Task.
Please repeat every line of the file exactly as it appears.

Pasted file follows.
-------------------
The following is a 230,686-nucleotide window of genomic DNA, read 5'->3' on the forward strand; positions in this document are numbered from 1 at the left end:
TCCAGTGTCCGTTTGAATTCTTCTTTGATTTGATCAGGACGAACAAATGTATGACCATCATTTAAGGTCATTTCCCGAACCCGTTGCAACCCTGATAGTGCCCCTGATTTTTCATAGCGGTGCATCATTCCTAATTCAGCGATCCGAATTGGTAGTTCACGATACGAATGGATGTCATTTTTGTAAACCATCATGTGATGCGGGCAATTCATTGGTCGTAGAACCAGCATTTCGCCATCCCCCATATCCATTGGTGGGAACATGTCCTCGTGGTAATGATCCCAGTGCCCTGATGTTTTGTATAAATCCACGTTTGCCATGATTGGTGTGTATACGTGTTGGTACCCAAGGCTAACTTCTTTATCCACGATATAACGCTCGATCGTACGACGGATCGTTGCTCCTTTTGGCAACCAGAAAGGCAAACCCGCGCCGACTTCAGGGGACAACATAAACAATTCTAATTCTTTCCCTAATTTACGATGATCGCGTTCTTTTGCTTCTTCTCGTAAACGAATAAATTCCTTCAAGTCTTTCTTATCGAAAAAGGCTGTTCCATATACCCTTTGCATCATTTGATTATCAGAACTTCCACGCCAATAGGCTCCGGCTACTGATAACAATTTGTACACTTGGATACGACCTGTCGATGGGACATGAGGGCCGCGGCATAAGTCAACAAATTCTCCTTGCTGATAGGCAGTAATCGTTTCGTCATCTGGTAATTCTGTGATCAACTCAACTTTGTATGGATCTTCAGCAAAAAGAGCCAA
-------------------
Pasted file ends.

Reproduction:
The following is a 230,686-nucleotide window of genomic DNA, read 5'->3' on the forward strand; positions in this document are numbered from 1 at the left end:
TCCAGTGTCCGTTTGAATTCTTCTTTGATTTGATCAGGACGAACAAATGTATGACCATCATTTAAGGTCATTTCCCGAACCCGTTGCAACCCTGATAGTGCCCCTGATTTTTCATAGCGGTGCATCATTCCTAATTCAGCGATCCGAATTGGTAGTTCACGATACGAATGGATGTCATTTTTGTAAACCATCATGTGATGCGGGCAATTCATTGGTCGTAGAACCAGCATTTCGCCATCCCCCATATCCATTGGTGGGAACATGTCCTCGTGGTAATGATCCCAGTGCCCTGATGTTTTGTATAAATCCACGTTTGCCATGATTGGTGTGTATACGTGTTGGTACCCAAGGCTAACTTCTTTATCCACGATATAACGCTCGATCGTACGACGGATCGTTGCTCCTTTTGGCAACCAGAAAGGCAAACCCGCGCCGACTTCAGGGGACAACATAAACAATTCTAATTCTTTCCCTAATTTACGATGATCGCGTTCTTTTGCTTCTTCTCGTAAACGAATAAATTCCTTCAAGTCTTTCTTATCGAAAAAGGCTGTTCCATATACCCTTTGCATCATTTGATTATCAGAACTTCCACGCCAATAGGCTCCGGCTACTGATAACAATTTGTACACTTGGATACGACCTGTCGATGGGACATGAGGGCCGCGGCATAAGTCAACAAATTCTCCTTGCTGATAGGCAGTAATCGTTTCGTCATCTGGTAATTCTGTGATCAACTCAACTTTGTATGGATCTTCAGCAAAAAGAGCCAA